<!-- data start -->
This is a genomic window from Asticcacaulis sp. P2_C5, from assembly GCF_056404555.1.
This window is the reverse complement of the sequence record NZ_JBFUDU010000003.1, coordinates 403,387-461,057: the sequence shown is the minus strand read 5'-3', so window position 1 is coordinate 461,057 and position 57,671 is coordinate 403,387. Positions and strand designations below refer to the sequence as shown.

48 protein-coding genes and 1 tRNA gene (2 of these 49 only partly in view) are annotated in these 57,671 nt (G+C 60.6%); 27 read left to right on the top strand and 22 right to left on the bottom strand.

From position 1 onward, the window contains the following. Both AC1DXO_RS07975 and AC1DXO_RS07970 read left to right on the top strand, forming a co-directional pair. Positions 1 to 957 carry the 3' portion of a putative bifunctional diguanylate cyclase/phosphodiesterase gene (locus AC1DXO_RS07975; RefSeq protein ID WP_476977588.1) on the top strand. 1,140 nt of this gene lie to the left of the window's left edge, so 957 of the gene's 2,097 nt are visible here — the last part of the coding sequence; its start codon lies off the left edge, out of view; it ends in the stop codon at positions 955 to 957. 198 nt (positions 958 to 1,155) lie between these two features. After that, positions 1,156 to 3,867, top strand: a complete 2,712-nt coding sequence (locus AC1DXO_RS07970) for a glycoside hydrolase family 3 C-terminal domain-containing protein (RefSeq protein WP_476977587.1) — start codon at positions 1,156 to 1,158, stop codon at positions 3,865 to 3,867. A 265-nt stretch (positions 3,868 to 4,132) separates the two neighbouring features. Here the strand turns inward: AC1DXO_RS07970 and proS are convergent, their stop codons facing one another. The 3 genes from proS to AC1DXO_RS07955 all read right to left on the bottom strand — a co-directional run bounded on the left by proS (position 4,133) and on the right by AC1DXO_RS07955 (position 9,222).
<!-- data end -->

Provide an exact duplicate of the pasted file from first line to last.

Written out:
This is a genomic window from Asticcacaulis sp. P2_C5, from assembly GCF_056404555.1.
This window is the reverse complement of the sequence record NZ_JBFUDU010000003.1, coordinates 403,387-461,057: the sequence shown is the minus strand read 5'-3', so window position 1 is coordinate 461,057 and position 57,671 is coordinate 403,387. Positions and strand designations below refer to the sequence as shown.

48 protein-coding genes and 1 tRNA gene (2 of these 49 only partly in view) are annotated in these 57,671 nt (G+C 60.6%); 27 read left to right on the top strand and 22 right to left on the bottom strand.

From position 1 onward, the window contains the following. Both AC1DXO_RS07975 and AC1DXO_RS07970 read left to right on the top strand, forming a co-directional pair. Positions 1 to 957 carry the 3' portion of a putative bifunctional diguanylate cyclase/phosphodiesterase gene (locus AC1DXO_RS07975; RefSeq protein ID WP_476977588.1) on the top strand. 1,140 nt of this gene lie to the left of the window's left edge, so 957 of the gene's 2,097 nt are visible here — the last part of the coding sequence; its start codon lies off the left edge, out of view; it ends in the stop codon at positions 955 to 957. 198 nt (positions 958 to 1,155) lie between these two features. After that, positions 1,156 to 3,867, top strand: a complete 2,712-nt coding sequence (locus AC1DXO_RS07970) for a glycoside hydrolase family 3 C-terminal domain-containing protein (RefSeq protein WP_476977587.1) — start codon at positions 1,156 to 1,158, stop codon at positions 3,865 to 3,867. A 265-nt stretch (positions 3,868 to 4,132) separates the two neighbouring features. Here the strand turns inward: AC1DXO_RS07970 and proS are convergent, their stop codons facing one another. The 3 genes from proS to AC1DXO_RS07955 all read right to left on the bottom strand — a co-directional run bounded on the left by proS (position 4,133) and on the right by AC1DXO_RS07955 (position 9,222).